Chilkat State Park, seven miles south of Haines, is less visited than Chilkoot Lake, probably because it’s further from town and the road is gravel. But don’t let that stop you. The park is quiet, it’s one of the best local areas to look for moose, and the view of the Rainbow Glacier—a hanging glacier with a huge waterfall dropping from its face—is world-class.
If your travel group includes a WWII enthusiast, a wildlife devotee, a birder, and a kid who enjoys rolling around on the tundra, Bunker Hill is the perfect spot. Plus, it has the best photo ops, with a 360-degree view of the entire area: Captains Bay, Amaknak Island, Unalaska Bay and Iliuliuk Harbor.
Jutting half a mile into the center of Unalaska Bay, the Dutch Harbor Spit offers a short, sea-level hike for all ages, with beach access, wildlife viewing and birding. The trail follows an old roadbed, which makes for an ideal hiking surface. You’ll want to stop frequently with a ready camera for close-up views of marine mammals on either side of the spit.
Anvil Rock perches above Nome, an early landmark for gold miners and an easy hike for those who want to take in spectacular views of Nome, the Bering Sea, and the Kigluaik Mountains. Its resemblance to a blacksmith’s anvil generated names for many nearby landscape features, including Anvil Mountain and Anvil Creek. The hike also promises a good chance to see musk oxen, a variety of birds, and maybe even reindeer or red fox.
Take in many dimensions of Unalaska in just an hour on a 2-mile hike around a spot called "Little South America." Watch boats in the harbor, look for whales, spot birds (including puffins nesting in the cliffs), walk the beaches, search tidepools, and talk with locals who are also hiking or enjoying a beach party.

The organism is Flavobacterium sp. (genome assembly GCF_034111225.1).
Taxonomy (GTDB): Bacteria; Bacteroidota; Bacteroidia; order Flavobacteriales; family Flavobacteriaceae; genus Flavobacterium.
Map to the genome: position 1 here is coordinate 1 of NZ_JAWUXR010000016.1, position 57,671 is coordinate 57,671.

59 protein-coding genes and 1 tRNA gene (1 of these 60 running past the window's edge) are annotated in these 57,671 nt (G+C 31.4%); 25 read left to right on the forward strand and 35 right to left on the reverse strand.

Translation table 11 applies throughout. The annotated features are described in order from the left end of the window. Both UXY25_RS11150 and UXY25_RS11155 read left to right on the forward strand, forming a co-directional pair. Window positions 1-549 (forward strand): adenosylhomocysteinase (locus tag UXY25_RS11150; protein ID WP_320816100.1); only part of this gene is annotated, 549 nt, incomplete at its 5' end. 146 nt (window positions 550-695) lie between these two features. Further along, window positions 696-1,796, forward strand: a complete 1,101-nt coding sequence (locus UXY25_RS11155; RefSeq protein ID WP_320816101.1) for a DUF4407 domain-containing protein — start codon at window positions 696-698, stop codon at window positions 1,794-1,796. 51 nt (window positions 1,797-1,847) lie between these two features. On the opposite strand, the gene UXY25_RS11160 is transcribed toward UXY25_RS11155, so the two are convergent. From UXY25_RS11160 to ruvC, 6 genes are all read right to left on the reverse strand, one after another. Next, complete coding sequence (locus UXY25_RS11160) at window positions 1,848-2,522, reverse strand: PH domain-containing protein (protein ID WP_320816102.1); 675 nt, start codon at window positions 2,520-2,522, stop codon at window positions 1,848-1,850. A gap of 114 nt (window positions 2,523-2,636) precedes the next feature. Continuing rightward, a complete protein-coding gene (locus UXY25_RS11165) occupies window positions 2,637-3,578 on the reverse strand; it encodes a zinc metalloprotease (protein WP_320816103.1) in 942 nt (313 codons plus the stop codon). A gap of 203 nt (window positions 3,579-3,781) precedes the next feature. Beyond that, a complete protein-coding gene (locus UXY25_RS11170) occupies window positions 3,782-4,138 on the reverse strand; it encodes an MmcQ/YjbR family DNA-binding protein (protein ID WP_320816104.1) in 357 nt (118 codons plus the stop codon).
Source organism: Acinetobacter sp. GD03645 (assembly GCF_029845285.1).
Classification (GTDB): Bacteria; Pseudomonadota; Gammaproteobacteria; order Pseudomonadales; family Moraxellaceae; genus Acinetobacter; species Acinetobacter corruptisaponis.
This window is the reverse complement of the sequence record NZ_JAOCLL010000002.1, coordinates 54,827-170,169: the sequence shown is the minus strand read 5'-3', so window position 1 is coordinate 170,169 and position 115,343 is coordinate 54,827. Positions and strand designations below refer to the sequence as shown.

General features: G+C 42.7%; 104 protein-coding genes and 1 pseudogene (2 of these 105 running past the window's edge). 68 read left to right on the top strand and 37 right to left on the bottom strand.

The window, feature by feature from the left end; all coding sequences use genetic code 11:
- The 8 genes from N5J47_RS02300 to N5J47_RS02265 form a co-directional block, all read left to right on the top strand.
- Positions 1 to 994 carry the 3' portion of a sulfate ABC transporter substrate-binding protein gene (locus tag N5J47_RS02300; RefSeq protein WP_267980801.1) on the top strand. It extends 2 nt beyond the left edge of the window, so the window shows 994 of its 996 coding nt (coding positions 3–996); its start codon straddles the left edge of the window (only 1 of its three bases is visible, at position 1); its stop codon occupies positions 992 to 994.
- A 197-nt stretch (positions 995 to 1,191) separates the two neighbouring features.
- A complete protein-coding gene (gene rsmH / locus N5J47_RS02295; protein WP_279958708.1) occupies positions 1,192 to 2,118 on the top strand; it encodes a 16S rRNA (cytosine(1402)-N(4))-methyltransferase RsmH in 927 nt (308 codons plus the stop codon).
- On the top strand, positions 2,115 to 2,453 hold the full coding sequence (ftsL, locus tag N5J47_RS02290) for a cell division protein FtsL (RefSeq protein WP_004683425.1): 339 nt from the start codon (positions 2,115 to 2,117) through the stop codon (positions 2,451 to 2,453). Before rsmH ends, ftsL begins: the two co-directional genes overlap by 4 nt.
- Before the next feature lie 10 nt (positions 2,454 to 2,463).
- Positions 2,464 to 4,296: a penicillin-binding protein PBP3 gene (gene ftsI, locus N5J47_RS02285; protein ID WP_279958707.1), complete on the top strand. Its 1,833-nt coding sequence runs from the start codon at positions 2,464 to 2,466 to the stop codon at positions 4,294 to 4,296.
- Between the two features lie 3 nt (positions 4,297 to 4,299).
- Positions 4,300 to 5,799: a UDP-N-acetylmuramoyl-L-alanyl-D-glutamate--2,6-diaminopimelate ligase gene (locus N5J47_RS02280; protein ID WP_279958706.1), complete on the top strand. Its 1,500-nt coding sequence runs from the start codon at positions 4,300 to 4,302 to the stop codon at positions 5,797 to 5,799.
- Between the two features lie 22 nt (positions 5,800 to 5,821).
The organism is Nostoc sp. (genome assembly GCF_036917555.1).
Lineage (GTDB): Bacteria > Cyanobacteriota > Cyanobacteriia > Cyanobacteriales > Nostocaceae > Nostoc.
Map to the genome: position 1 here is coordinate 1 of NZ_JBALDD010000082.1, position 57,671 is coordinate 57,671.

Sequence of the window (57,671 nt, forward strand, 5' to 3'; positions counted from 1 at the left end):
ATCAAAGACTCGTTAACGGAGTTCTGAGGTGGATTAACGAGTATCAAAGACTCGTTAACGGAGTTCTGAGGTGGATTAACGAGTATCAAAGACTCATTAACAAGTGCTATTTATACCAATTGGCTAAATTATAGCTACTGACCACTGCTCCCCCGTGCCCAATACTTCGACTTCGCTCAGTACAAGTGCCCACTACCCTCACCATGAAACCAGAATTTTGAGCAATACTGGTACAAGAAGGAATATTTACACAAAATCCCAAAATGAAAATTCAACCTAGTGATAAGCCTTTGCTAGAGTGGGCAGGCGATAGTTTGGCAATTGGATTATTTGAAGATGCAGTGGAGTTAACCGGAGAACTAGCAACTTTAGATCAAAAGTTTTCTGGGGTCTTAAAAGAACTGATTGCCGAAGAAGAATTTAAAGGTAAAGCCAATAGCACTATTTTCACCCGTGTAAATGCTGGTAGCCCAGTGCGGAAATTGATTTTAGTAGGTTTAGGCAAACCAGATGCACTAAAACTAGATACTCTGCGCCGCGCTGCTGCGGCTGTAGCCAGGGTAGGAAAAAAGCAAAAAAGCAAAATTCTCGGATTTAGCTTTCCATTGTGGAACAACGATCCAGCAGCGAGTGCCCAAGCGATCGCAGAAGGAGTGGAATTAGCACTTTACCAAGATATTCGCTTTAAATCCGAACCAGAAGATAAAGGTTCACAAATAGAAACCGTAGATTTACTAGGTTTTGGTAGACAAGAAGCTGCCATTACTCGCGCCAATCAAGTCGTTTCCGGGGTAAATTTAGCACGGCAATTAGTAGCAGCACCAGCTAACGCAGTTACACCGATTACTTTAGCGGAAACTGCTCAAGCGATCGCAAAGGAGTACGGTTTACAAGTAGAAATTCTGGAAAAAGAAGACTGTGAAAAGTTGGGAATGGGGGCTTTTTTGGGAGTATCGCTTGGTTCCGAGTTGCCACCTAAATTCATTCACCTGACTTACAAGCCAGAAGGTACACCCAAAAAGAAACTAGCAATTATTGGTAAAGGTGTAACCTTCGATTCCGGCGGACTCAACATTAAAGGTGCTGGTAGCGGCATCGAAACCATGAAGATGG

The park has a few campsites, but no outhouses. The dock at the park provides public access to Mosquito Lake, which offers great fishing, especially for cutthroat trout and Dolly Varden char. The lake fills with migrating ducks in the spring and fall, and trumpeter swans use the lake as a stopover on their migrations. Up to 80 swans have been seen at one time on the lake. In the winter, locals like to ice fish and cross-country ski on the lake and nearby areas.
This small campground, less than one mile south of the cruise ship dock in Haines, is for bicyclists and others arriving on foot—no vehicles are allowed to here. Don’t miss the nice overlook in the forest above the campground, with views over the water to the Chilkat Mountains.
Mt. Ballyhoo is a lure for hikers wanting a moderate climb and an outstanding vista. Both the airport and city dock are located right at its base, so the south face of Ballyhoo is the first thing you’ll notice when you get here. Its 1,634-foot-peak is the highest point on Amaknak Island, with a panoramic view that helps orient you to Unalaska/Dutch Harbor geography.
The Agamgik Bay trek is a bit longer than the others, has some difficult spots not easy for the very young or the very old, and offers access to an even longer hike over to English Bay, where Captain Cook arrived in 1778. As a longer, more difficult trail, it is also less frequented, a bonus for those who yearn for a more solitary journey.